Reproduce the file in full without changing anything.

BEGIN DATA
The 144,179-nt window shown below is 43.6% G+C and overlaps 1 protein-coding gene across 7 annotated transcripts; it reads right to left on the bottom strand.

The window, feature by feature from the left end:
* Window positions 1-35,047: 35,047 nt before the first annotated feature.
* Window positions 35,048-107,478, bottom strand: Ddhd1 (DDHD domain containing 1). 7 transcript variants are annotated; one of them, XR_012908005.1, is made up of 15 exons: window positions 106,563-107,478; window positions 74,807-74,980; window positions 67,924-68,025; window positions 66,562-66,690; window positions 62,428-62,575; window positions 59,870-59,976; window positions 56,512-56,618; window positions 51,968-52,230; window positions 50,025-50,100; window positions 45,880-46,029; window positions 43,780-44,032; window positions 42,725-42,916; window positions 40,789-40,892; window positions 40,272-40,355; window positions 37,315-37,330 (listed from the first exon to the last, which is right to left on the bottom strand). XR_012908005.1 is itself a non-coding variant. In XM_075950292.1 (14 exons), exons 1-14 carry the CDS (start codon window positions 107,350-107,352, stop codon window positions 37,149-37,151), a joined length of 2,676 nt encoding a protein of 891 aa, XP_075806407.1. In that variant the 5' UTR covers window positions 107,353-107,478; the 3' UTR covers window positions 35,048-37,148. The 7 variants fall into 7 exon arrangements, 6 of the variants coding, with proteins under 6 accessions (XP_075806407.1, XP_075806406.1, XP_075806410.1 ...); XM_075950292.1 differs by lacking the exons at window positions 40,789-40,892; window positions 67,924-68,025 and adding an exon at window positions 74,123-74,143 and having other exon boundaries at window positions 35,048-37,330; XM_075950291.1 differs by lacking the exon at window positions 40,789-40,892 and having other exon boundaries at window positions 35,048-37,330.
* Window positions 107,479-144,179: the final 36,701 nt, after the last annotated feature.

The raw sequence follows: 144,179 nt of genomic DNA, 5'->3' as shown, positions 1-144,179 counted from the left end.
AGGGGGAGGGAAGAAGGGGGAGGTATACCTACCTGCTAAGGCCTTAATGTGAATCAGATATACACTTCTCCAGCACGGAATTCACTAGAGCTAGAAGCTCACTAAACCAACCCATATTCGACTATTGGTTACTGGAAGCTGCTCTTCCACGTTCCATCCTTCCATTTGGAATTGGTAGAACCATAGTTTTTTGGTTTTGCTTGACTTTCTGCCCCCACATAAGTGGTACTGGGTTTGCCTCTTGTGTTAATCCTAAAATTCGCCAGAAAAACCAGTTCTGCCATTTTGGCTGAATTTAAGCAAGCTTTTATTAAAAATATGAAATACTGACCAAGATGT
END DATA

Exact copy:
The 144,179-nt window shown below is 43.6% G+C and overlaps 1 protein-coding gene across 7 annotated transcripts; it reads right to left on the bottom strand.

The window, feature by feature from the left end:
* Window positions 1-35,047: 35,047 nt before the first annotated feature.
* Window positions 35,048-107,478, bottom strand: Ddhd1 (DDHD domain containing 1). 7 transcript variants are annotated; one of them, XR_012908005.1, is made up of 15 exons: window positions 106,563-107,478; window positions 74,807-74,980; window positions 67,924-68,025; window positions 66,562-66,690; window positions 62,428-62,575; window positions 59,870-59,976; window positions 56,512-56,618; window positions 51,968-52,230; window positions 50,025-50,100; window positions 45,880-46,029; window positions 43,780-44,032; window positions 42,725-42,916; window positions 40,789-40,892; window positions 40,272-40,355; window positions 37,315-37,330 (listed from the first exon to the last, which is right to left on the bottom strand). XR_012908005.1 is itself a non-coding variant. In XM_075950292.1 (14 exons), exons 1-14 carry the CDS (start codon window positions 107,350-107,352, stop codon window positions 37,149-37,151), a joined length of 2,676 nt encoding a protein of 891 aa, XP_075806407.1. In that variant the 5' UTR covers window positions 107,353-107,478; the 3' UTR covers window positions 35,048-37,148. The 7 variants fall into 7 exon arrangements, 6 of the variants coding, with proteins under 6 accessions (XP_075806407.1, XP_075806406.1, XP_075806410.1 ...); XM_075950292.1 differs by lacking the exons at window positions 40,789-40,892; window positions 67,924-68,025 and adding an exon at window positions 74,123-74,143 and having other exon boundaries at window positions 35,048-37,330; XM_075950291.1 differs by lacking the exon at window positions 40,789-40,892 and having other exon boundaries at window positions 35,048-37,330.
* Window positions 107,479-144,179: the final 36,701 nt, after the last annotated feature.

The raw sequence follows: 144,179 nt of genomic DNA, 5'->3' as shown, positions 1-144,179 counted from the left end.
AGGGGGAGGGAAGAAGGGGGAGGTATACCTACCTGCTAAGGCCTTAATGTGAATCAGATATACACTTCTCCAGCACGGAATTCACTAGAGCTAGAAGCTCACTAAACCAACCCATATTCGACTATTGGTTACTGGAAGCTGCTCTTCCACGTTCCATCCTTCCATTTGGAATTGGTAGAACCATAGTTTTTTGGTTTTGCTTGACTTTCTGCCCCCACATAAGTGGTACTGGGTTTGCCTCTTGTGTTAATCCTAAAATTCGCCAGAAAAACCAGTTCTGCCATTTTGGCTGAATTTAAGCAAGCTTTTATTAAAAATATGAAATACTGACCAAGATGT